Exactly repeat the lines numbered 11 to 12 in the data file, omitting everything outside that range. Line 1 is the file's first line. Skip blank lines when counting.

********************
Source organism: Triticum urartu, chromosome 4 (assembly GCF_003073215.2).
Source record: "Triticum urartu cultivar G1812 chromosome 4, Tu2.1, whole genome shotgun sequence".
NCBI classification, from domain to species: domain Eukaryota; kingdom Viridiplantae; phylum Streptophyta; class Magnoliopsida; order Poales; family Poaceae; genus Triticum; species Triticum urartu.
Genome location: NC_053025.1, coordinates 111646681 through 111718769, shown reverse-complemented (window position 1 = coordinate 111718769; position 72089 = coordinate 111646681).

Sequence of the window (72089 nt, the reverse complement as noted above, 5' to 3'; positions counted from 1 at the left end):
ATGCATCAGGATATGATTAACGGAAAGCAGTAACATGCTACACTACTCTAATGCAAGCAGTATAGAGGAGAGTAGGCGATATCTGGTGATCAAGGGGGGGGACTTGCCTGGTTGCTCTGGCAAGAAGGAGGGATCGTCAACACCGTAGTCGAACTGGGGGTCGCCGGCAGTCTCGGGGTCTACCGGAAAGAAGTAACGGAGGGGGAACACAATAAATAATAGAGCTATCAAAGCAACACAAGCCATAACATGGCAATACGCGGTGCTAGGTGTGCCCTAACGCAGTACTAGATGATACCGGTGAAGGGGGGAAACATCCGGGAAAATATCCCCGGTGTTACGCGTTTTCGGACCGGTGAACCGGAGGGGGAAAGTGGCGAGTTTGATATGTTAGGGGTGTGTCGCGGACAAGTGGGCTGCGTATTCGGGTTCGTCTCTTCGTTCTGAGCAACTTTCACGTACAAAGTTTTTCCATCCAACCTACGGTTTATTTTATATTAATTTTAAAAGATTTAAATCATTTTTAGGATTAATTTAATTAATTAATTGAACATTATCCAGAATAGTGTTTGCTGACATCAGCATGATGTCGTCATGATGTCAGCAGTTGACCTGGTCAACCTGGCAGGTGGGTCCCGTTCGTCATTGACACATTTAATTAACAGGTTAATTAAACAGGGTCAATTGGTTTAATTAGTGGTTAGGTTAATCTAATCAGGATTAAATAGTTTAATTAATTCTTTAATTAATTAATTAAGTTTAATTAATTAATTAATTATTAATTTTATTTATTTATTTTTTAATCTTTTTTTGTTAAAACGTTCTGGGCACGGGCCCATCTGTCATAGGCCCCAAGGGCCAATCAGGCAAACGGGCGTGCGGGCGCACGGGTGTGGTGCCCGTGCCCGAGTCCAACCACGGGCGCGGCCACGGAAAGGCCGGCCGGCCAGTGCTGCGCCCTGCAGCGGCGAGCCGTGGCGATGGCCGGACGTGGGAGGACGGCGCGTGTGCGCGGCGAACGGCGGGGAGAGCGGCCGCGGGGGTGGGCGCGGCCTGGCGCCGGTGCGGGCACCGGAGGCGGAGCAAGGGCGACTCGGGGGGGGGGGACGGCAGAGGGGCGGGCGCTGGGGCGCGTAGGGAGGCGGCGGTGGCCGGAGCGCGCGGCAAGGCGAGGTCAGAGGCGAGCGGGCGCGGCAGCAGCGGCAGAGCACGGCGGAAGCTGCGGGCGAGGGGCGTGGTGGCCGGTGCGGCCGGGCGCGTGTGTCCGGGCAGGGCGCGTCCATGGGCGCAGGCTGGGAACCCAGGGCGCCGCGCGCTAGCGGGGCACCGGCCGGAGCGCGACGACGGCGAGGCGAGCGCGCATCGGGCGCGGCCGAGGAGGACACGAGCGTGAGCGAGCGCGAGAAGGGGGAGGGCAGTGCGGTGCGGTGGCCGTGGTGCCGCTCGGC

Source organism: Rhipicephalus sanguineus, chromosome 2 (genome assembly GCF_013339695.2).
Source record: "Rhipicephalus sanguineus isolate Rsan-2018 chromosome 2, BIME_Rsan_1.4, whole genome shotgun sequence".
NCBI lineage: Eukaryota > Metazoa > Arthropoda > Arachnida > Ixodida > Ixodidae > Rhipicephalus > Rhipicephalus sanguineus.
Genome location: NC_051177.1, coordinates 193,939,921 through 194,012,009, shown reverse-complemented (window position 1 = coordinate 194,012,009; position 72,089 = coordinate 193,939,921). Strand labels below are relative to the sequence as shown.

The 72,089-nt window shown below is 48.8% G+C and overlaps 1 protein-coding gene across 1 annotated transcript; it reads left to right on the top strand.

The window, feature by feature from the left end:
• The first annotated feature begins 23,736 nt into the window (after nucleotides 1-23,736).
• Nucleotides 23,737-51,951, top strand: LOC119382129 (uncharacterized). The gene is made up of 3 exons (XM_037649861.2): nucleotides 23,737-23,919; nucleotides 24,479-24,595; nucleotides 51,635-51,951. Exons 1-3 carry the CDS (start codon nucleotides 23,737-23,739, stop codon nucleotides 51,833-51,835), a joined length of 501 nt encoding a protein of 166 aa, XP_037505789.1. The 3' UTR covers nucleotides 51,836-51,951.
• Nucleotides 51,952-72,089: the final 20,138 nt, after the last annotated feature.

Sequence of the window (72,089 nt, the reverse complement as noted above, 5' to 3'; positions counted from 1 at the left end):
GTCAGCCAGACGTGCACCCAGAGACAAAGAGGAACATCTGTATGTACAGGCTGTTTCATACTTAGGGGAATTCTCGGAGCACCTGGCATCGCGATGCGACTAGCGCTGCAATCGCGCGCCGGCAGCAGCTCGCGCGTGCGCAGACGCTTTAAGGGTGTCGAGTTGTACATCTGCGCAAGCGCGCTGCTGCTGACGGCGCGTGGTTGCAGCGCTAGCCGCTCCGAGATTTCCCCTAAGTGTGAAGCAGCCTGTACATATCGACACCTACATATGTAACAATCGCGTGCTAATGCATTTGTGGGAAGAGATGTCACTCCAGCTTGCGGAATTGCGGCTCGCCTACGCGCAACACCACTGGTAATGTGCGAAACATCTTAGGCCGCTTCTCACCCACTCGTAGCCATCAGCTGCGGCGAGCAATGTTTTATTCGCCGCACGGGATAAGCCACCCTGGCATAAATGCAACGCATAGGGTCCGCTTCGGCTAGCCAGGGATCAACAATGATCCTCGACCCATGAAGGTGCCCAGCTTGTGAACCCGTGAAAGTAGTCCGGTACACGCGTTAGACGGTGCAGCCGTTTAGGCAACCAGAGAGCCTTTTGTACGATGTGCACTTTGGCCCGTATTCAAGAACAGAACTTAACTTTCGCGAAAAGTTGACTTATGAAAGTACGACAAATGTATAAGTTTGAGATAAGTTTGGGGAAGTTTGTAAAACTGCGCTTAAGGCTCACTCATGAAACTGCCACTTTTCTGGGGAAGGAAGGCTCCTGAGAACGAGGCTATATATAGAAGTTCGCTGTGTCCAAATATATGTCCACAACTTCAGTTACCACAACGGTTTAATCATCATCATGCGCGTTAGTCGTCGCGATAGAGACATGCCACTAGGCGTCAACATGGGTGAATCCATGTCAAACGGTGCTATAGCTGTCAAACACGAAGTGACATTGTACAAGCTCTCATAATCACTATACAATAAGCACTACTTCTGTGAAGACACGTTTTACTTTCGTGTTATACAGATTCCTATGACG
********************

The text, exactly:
The 72,089-nt window shown below is 48.8% G+C and overlaps 1 protein-coding gene across 1 annotated transcript; it reads left to right on the top strand.

The window, feature by feature from the left end: